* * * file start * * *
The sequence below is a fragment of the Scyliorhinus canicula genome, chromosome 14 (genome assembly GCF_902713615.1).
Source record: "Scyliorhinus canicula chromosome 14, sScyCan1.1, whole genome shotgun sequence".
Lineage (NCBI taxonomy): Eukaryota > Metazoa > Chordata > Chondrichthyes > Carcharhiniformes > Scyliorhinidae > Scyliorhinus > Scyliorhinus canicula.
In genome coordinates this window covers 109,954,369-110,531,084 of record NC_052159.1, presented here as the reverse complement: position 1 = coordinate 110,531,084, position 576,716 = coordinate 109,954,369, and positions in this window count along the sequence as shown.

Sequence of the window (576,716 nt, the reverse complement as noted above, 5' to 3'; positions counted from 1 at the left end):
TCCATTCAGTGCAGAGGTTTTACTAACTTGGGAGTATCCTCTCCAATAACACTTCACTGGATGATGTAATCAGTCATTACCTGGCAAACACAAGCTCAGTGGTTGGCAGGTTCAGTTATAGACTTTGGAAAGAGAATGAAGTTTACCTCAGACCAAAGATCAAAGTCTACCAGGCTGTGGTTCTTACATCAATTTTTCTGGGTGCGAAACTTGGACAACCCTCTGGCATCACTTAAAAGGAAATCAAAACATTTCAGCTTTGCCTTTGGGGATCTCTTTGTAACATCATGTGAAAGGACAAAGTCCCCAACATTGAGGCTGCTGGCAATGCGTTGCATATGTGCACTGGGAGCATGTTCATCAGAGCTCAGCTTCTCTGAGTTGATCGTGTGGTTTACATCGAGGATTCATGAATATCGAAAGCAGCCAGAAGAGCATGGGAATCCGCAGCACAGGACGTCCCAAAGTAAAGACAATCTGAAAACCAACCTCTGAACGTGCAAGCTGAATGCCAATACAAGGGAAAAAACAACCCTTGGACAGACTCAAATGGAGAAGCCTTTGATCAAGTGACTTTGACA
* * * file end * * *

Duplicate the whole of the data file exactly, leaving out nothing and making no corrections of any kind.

The sequence below is a fragment of the Scyliorhinus canicula genome, chromosome 14 (genome assembly GCF_902713615.1).
Source record: "Scyliorhinus canicula chromosome 14, sScyCan1.1, whole genome shotgun sequence".
Lineage (NCBI taxonomy): Eukaryota > Metazoa > Chordata > Chondrichthyes > Carcharhiniformes > Scyliorhinidae > Scyliorhinus > Scyliorhinus canicula.
In genome coordinates this window covers 109,954,369-110,531,084 of record NC_052159.1, presented here as the reverse complement: position 1 = coordinate 110,531,084, position 576,716 = coordinate 109,954,369, and positions in this window count along the sequence as shown.

Sequence of the window (576,716 nt, the reverse complement as noted above, 5' to 3'; positions counted from 1 at the left end):
TCCATTCAGTGCAGAGGTTTTACTAACTTGGGAGTATCCTCTCCAATAACACTTCACTGGATGATGTAATCAGTCATTACCTGGCAAACACAAGCTCAGTGGTTGGCAGGTTCAGTTATAGACTTTGGAAAGAGAATGAAGTTTACCTCAGACCAAAGATCAAAGTCTACCAGGCTGTGGTTCTTACATCAATTTTTCTGGGTGCGAAACTTGGACAACCCTCTGGCATCACTTAAAAGGAAATCAAAACATTTCAGCTTTGCCTTTGGGGATCTCTTTGTAACATCATGTGAAAGGACAAAGTCCCCAACATTGAGGCTGCTGGCAATGCGTTGCATATGTGCACTGGGAGCATGTTCATCAGAGCTCAGCTTCTCTGAGTTGATCGTGTGGTTTACATCGAGGATTCATGAATATCGAAAGCAGCCAGAAGAGCATGGGAATCCGCAGCACAGGACGTCCCAAAGTAAAGACAATCTGAAAACCAACCTCTGAACGTGCAAGCTGAATGCCAATACAAGGGAAAAAACAACCCTTGGACAGACTCAAATGGAGAAGCCTTTGATCAAGTGACTTTGACA